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In Some States, ESSA Means More Powers for Local School Boards

The Every Student Succeeds Act hands states plenty of flexibility to define school success, figure out new ways to intervene in their worst-performing schools, and set academic priorities for schools.

But some states have decided to punt these sorts of decisions back to local school boards in the coming years.

Kentucky's legislature this year weakened the state's school takeover process and bolstered the powers of its local school boards to hire principals, select curriculum, and set a school's budget. Those powers have traditionally been left to the state's education department and its many councils that for the last 30 years have governed their schools.

North Dakota's ESSA accountability plan, which it turned in earlier this month, leaves plenty of room for local school boards to decide their high school standard assessment, evaluate teachers, and determine intervention methods for schools.  

And California will shift  powers back to school boards to pick their own academic priorities and even decide whether to ask the state for help to improve academic outcomes. In 2013, the state upended its school funding formula to give school boards more flexibility in spending habits. (That policy has faced several hurdles.)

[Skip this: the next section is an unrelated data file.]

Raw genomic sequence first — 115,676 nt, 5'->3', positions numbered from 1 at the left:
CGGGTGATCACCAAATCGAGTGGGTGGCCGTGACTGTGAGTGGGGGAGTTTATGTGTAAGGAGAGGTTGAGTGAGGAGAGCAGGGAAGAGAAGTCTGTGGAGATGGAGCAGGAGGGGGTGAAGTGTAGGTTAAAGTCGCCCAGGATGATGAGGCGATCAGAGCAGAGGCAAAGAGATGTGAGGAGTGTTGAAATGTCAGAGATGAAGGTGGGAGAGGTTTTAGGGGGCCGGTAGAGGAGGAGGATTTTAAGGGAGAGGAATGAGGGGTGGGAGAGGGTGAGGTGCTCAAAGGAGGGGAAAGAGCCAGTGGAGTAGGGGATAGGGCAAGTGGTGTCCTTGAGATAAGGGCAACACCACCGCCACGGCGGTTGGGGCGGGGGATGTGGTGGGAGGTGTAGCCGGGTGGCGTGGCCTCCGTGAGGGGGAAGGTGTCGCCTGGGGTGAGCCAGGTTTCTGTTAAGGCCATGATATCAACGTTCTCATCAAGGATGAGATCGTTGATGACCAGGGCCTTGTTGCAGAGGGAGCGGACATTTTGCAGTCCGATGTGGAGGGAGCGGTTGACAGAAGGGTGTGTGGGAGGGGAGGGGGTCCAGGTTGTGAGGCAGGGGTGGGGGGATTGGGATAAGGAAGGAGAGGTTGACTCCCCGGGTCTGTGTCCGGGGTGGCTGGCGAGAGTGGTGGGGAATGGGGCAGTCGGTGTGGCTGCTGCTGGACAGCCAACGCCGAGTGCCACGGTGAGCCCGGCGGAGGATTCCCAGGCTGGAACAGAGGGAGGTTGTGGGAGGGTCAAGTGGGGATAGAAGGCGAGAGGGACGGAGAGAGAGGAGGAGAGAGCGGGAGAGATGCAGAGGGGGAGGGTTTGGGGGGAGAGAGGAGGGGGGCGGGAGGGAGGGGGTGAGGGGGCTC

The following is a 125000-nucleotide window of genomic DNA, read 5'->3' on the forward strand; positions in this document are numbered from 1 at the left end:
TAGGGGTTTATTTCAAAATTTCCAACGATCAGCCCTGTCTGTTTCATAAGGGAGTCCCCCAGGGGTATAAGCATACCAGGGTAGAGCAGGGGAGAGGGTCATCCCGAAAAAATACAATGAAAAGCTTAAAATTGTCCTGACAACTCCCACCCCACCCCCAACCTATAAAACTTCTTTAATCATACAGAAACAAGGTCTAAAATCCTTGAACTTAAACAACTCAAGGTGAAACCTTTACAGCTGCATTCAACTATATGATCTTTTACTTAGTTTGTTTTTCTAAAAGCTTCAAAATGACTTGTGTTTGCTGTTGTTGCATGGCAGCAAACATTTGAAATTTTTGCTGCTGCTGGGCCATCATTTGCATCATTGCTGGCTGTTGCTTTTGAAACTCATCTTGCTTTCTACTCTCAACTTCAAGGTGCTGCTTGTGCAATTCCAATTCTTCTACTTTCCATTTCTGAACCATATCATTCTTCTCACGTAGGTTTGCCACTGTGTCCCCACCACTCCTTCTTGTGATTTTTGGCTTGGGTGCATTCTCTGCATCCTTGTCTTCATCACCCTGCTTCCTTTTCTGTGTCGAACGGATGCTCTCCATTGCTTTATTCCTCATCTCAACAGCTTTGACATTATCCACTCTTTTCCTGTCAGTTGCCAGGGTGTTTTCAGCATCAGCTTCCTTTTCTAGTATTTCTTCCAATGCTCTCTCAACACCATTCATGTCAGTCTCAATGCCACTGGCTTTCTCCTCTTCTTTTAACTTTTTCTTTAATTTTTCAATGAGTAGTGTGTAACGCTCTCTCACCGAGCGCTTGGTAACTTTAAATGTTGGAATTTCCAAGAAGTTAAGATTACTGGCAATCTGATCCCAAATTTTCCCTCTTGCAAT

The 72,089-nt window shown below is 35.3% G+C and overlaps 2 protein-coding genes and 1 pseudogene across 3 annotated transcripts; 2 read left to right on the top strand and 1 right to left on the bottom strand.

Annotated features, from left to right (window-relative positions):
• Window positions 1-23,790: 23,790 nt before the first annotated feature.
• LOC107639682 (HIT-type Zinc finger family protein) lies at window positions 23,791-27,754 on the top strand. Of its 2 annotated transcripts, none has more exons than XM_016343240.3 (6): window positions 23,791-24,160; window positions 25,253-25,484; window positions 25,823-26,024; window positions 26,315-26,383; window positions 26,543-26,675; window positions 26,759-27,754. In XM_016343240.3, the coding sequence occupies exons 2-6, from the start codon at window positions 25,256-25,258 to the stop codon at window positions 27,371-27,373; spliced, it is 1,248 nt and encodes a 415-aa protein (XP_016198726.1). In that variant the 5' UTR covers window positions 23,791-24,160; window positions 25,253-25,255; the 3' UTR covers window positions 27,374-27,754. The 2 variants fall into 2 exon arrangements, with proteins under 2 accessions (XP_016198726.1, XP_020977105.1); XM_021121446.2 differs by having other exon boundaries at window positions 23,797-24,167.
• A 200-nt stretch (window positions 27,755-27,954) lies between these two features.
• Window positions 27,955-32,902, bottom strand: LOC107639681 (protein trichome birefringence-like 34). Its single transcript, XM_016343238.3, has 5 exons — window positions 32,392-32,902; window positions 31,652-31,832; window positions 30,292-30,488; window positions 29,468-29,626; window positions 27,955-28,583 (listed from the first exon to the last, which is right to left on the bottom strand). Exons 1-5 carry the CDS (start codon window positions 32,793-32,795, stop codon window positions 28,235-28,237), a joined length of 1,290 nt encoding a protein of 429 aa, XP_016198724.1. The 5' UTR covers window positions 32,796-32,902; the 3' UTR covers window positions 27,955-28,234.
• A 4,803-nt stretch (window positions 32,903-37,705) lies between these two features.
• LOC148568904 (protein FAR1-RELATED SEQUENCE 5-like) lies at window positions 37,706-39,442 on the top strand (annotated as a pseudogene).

ESSA also requires state education departments to collect more data on school climate, teacher effectiveness, and school spending, but doesn't require states to do anything about glaring disparities or dismal outcomes between student groups and schools. That work will mostly be left up to local school boards.  

"We ... saw a really important and overdue reset in the roles of the federal, state, and local levels," said Thomas Gentzel, the executive director and CEO of the National School Boards Association. "ESSA acknowledges that local school districts and leaders play a critical role."  

Local school boards have seen a steady decline of powers over the last century, according to Michael W. Kirst, the state school board chair of California, who has written extensively about the history of education governance.  

Graft scandals in the mid-1900s led many mayors and state officials to limit school boards' powers or completely do away with them (New York City this month is debating whether to continue that state's mayoral control setup.) Similarly, as states and then the federal government provided more funding for the nation's public schools, power brokers at those levels wanted more say over the day-to-day operations of public schools.

The centralizing of education governance peaked in 2001 with the passing of the No Child Left Behind Act, which brought a top-down federal accountability movement that dictated how schools should judge success and then what districts should do when schools fail to meet those measures.  ESSA is a sign that the trend is finally reversing itself, Kirst said.